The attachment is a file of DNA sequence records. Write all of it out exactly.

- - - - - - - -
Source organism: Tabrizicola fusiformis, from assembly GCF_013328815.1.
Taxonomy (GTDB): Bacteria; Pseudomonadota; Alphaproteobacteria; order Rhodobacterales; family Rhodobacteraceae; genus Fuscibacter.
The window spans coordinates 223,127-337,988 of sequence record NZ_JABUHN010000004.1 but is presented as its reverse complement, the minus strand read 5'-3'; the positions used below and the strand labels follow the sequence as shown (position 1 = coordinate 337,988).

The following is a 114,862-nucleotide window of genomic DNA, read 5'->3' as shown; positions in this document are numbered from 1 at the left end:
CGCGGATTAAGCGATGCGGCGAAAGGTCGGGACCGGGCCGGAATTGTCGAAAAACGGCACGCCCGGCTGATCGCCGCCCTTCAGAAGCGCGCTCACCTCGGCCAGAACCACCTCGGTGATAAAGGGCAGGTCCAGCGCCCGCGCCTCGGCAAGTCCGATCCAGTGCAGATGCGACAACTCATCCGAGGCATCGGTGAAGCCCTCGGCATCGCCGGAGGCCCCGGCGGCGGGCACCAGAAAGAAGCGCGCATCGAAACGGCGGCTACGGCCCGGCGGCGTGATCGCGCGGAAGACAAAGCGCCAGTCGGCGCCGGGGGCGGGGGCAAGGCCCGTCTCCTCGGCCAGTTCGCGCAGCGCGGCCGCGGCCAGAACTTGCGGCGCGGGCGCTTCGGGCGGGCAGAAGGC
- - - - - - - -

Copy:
Source organism: Tabrizicola fusiformis, from assembly GCF_013328815.1.
Taxonomy (GTDB): Bacteria; Pseudomonadota; Alphaproteobacteria; order Rhodobacterales; family Rhodobacteraceae; genus Fuscibacter.
The window spans coordinates 223,127-337,988 of sequence record NZ_JABUHN010000004.1 but is presented as its reverse complement, the minus strand read 5'-3'; the positions used below and the strand labels follow the sequence as shown (position 1 = coordinate 337,988).

The following is a 114,862-nucleotide window of genomic DNA, read 5'->3' as shown; positions in this document are numbered from 1 at the left end:
CGCGGATTAAGCGATGCGGCGAAAGGTCGGGACCGGGCCGGAATTGTCGAAAAACGGCACGCCCGGCTGATCGCCGCCCTTCAGAAGCGCGCTCACCTCGGCCAGAACCACCTCGGTGATAAAGGGCAGGTCCAGCGCCCGCGCCTCGGCAAGTCCGATCCAGTGCAGATGCGACAACTCATCCGAGGCATCGGTGAAGCCCTCGGCATCGCCGGAGGCCCCGGCGGCGGGCACCAGAAAGAAGCGCGCATCGAAACGGCGGCTACGGCCCGGCGGCGTGATCGCGCGGAAGACAAAGCGCCAGTCGGCGCCGGGGGCGGGGGCAAGGCCCGTCTCCTCGGCCAGTTCGCGCAGCGCGGCCGCGGCCAGAACTTGCGGCGCGGGCGCTTCGGGCGGGCAGAAGGC